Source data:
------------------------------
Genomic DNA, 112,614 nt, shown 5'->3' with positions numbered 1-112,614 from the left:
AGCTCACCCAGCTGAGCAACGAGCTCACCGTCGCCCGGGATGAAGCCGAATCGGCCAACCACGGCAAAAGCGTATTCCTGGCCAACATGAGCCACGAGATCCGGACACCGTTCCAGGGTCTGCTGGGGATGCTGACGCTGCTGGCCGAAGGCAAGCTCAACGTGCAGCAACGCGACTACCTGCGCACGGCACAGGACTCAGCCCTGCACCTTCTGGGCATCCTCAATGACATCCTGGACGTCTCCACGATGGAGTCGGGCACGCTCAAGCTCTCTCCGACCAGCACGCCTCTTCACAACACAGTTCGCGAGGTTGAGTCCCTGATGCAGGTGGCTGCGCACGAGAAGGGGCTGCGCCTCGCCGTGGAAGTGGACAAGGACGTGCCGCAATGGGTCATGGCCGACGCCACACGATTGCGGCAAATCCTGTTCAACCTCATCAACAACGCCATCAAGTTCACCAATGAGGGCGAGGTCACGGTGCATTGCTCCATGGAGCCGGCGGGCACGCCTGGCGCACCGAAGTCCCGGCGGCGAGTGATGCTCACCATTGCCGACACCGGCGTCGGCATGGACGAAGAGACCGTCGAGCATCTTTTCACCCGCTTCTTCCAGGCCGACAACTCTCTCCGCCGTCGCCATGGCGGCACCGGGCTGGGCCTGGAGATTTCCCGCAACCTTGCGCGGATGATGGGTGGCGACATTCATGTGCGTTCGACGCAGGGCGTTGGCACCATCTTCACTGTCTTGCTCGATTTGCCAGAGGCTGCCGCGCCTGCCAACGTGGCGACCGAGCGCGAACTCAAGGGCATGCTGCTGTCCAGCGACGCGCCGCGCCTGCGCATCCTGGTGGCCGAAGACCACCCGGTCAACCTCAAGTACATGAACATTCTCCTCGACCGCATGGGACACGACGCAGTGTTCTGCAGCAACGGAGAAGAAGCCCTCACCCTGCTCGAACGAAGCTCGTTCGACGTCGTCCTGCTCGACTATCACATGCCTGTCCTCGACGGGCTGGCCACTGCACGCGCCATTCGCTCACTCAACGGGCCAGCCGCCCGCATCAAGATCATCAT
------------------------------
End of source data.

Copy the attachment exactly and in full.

Genomic DNA, 112,614 nt, shown 5'->3' with positions numbered 1-112,614 from the left:
AGCTCACCCAGCTGAGCAACGAGCTCACCGTCGCCCGGGATGAAGCCGAATCGGCCAACCACGGCAAAAGCGTATTCCTGGCCAACATGAGCCACGAGATCCGGACACCGTTCCAGGGTCTGCTGGGGATGCTGACGCTGCTGGCCGAAGGCAAGCTCAACGTGCAGCAACGCGACTACCTGCGCACGGCACAGGACTCAGCCCTGCACCTTCTGGGCATCCTCAATGACATCCTGGACGTCTCCACGATGGAGTCGGGCACGCTCAAGCTCTCTCCGACCAGCACGCCTCTTCACAACACAGTTCGCGAGGTTGAGTCCCTGATGCAGGTGGCTGCGCACGAGAAGGGGCTGCGCCTCGCCGTGGAAGTGGACAAGGACGTGCCGCAATGGGTCATGGCCGACGCCACACGATTGCGGCAAATCCTGTTCAACCTCATCAACAACGCCATCAAGTTCACCAATGAGGGCGAGGTCACGGTGCATTGCTCCATGGAGCCGGCGGGCACGCCTGGCGCACCGAAGTCCCGGCGGCGAGTGATGCTCACCATTGCCGACACCGGCGTCGGCATGGACGAAGAGACCGTCGAGCATCTTTTCACCCGCTTCTTCCAGGCCGACAACTCTCTCCGCCGTCGCCATGGCGGCACCGGGCTGGGCCTGGAGATTTCCCGCAACCTTGCGCGGATGATGGGTGGCGACATTCATGTGCGTTCGACGCAGGGCGTTGGCACCATCTTCACTGTCTTGCTCGATTTGCCAGAGGCTGCCGCGCCTGCCAACGTGGCGACCGAGCGCGAACTCAAGGGCATGCTGCTGTCCAGCGACGCGCCGCGCCTGCGCATCCTGGTGGCCGAAGACCACCCGGTCAACCTCAAGTACATGAACATTCTCCTCGACCGCATGGGACACGACGCAGTGTTCTGCAGCAACGGAGAAGAAGCCCTCACCCTGCTCGAACGAAGCTCGTTCGACGTCGTCCTGCTCGACTATCACATGCCTGTCCTCGACGGGCTGGCCACTGCACGCGCCATTCGCTCACTCAACGGGCCAGCCGCCCGCATCAAGATCATCAT